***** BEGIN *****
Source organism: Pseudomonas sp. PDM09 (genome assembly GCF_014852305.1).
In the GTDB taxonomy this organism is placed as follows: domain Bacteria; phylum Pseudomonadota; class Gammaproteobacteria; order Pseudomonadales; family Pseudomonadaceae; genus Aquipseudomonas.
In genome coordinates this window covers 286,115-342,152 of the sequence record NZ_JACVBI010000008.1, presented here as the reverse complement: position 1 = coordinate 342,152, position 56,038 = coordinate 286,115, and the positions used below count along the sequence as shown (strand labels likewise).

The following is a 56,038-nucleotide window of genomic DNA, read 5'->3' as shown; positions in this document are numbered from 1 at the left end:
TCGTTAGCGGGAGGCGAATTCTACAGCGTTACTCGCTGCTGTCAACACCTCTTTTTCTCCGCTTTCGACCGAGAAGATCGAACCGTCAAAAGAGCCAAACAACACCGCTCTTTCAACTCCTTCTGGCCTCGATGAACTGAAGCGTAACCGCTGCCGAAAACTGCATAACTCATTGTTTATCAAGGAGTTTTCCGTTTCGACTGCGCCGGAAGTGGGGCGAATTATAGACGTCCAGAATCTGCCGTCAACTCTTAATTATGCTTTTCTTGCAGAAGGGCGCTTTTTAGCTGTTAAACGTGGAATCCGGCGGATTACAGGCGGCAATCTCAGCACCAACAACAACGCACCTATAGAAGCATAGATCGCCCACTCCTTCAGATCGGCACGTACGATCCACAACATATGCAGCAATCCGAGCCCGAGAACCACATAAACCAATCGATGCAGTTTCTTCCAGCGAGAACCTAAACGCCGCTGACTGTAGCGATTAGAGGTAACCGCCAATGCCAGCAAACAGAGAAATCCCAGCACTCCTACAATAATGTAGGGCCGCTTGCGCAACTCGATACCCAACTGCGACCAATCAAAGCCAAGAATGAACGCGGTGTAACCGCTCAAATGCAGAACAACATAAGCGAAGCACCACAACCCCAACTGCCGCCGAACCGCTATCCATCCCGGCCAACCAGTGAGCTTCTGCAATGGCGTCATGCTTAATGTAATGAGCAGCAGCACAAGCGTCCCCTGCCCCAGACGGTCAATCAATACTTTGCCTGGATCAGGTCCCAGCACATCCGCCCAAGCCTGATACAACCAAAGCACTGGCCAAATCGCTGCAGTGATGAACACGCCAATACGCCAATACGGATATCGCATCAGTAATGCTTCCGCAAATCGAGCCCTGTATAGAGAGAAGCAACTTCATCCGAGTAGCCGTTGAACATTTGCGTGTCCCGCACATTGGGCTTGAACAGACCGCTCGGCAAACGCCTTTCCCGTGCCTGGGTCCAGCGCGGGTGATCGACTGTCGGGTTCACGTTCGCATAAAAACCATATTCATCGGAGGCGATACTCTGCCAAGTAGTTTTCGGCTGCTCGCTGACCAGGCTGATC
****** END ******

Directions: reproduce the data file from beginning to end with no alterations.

Source organism: Pseudomonas sp. PDM09 (genome assembly GCF_014852305.1).
In the GTDB taxonomy this organism is placed as follows: domain Bacteria; phylum Pseudomonadota; class Gammaproteobacteria; order Pseudomonadales; family Pseudomonadaceae; genus Aquipseudomonas.
In genome coordinates this window covers 286,115-342,152 of the sequence record NZ_JACVBI010000008.1, presented here as the reverse complement: position 1 = coordinate 342,152, position 56,038 = coordinate 286,115, and the positions used below count along the sequence as shown (strand labels likewise).

The following is a 56,038-nucleotide window of genomic DNA, read 5'->3' as shown; positions in this document are numbered from 1 at the left end:
TCGTTAGCGGGAGGCGAATTCTACAGCGTTACTCGCTGCTGTCAACACCTCTTTTTCTCCGCTTTCGACCGAGAAGATCGAACCGTCAAAAGAGCCAAACAACACCGCTCTTTCAACTCCTTCTGGCCTCGATGAACTGAAGCGTAACCGCTGCCGAAAACTGCATAACTCATTGTTTATCAAGGAGTTTTCCGTTTCGACTGCGCCGGAAGTGGGGCGAATTATAGACGTCCAGAATCTGCCGTCAACTCTTAATTATGCTTTTCTTGCAGAAGGGCGCTTTTTAGCTGTTAAACGTGGAATCCGGCGGATTACAGGCGGCAATCTCAGCACCAACAACAACGCACCTATAGAAGCATAGATCGCCCACTCCTTCAGATCGGCACGTACGATCCACAACATATGCAGCAATCCGAGCCCGAGAACCACATAAACCAATCGATGCAGTTTCTTCCAGCGAGAACCTAAACGCCGCTGACTGTAGCGATTAGAGGTAACCGCCAATGCCAGCAAACAGAGAAATCCCAGCACTCCTACAATAATGTAGGGCCGCTTGCGCAACTCGATACCCAACTGCGACCAATCAAAGCCAAGAATGAACGCGGTGTAACCGCTCAAATGCAGAACAACATAAGCGAAGCACCACAACCCCAACTGCCGCCGAACCGCTATCCATCCCGGCCAACCAGTGAGCTTCTGCAATGGCGTCATGCTTAATGTAATGAGCAGCAGCACAAGCGTCCCCTGCCCCAGACGGTCAATCAATACTTTGCCTGGATCAGGTCCCAGCACATCCGCCCAAGCCTGATACAACCAAAGCACTGGCCAAATCGCTGCAGTGATGAACACGCCAATACGCCAATACGGATATCGCATCAGTAATGCTTCCGCAAATCGAGCCCTGTATAGAGAGAAGCAACTTCATCCGAGTAGCCGTTGAACATTTGCGTGTCCCGCACATTGGGCTTGAACAGACCGCTCGGCAAACGCCTTTCCCGTGCCTGGGTCCAGCGCGGGTGATCGACTGTCGGGTTCACGTTCGCATAAAAACCATATTCATCGGAGGCGATACTCTGCCAAGTAGTTTTCGGCTGCTCGCTGACCAGGCTGATC